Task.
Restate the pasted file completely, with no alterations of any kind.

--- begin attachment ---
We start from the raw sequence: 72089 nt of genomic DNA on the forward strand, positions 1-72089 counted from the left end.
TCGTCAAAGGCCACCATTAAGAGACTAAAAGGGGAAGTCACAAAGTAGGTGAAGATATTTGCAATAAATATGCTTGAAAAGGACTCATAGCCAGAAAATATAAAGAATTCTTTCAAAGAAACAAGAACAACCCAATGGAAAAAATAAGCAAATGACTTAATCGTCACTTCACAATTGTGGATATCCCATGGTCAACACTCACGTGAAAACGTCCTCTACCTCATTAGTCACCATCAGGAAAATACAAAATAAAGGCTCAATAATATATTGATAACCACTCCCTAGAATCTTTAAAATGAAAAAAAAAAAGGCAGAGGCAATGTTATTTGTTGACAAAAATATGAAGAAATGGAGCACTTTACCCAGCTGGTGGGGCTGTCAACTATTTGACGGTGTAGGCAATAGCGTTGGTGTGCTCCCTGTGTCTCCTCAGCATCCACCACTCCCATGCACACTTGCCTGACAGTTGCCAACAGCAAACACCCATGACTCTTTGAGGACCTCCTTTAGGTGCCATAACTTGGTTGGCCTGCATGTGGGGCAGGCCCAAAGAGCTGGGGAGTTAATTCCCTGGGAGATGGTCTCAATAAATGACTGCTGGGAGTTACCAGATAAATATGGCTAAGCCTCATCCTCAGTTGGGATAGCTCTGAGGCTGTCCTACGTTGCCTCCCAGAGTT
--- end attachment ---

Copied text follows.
We start from the raw sequence: 72089 nt of genomic DNA on the forward strand, positions 1-72089 counted from the left end.
TCGTCAAAGGCCACCATTAAGAGACTAAAAGGGGAAGTCACAAAGTAGGTGAAGATATTTGCAATAAATATGCTTGAAAAGGACTCATAGCCAGAAAATATAAAGAATTCTTTCAAAGAAACAAGAACAACCCAATGGAAAAAATAAGCAAATGACTTAATCGTCACTTCACAATTGTGGATATCCCATGGTCAACACTCACGTGAAAACGTCCTCTACCTCATTAGTCACCATCAGGAAAATACAAAATAAAGGCTCAATAATATATTGATAACCACTCCCTAGAATCTTTAAAATGAAAAAAAAAAAGGCAGAGGCAATGTTATTTGTTGACAAAAATATGAAGAAATGGAGCACTTTACCCAGCTGGTGGGGCTGTCAACTATTTGACGGTGTAGGCAATAGCGTTGGTGTGCTCCCTGTGTCTCCTCAGCATCCACCACTCCCATGCACACTTGCCTGACAGTTGCCAACAGCAAACACCCATGACTCTTTGAGGACCTCCTTTAGGTGCCATAACTTGGTTGGCCTGCATGTGGGGCAGGCCCAAAGAGCTGGGGAGTTAATTCCCTGGGAGATGGTCTCAATAAATGACTGCTGGGAGTTACCAGATAAATATGGCTAAGCCTCATCCTCAGTTGGGATAGCTCTGAGGCTGTCCTACGTTGCCTCCCAGAGTT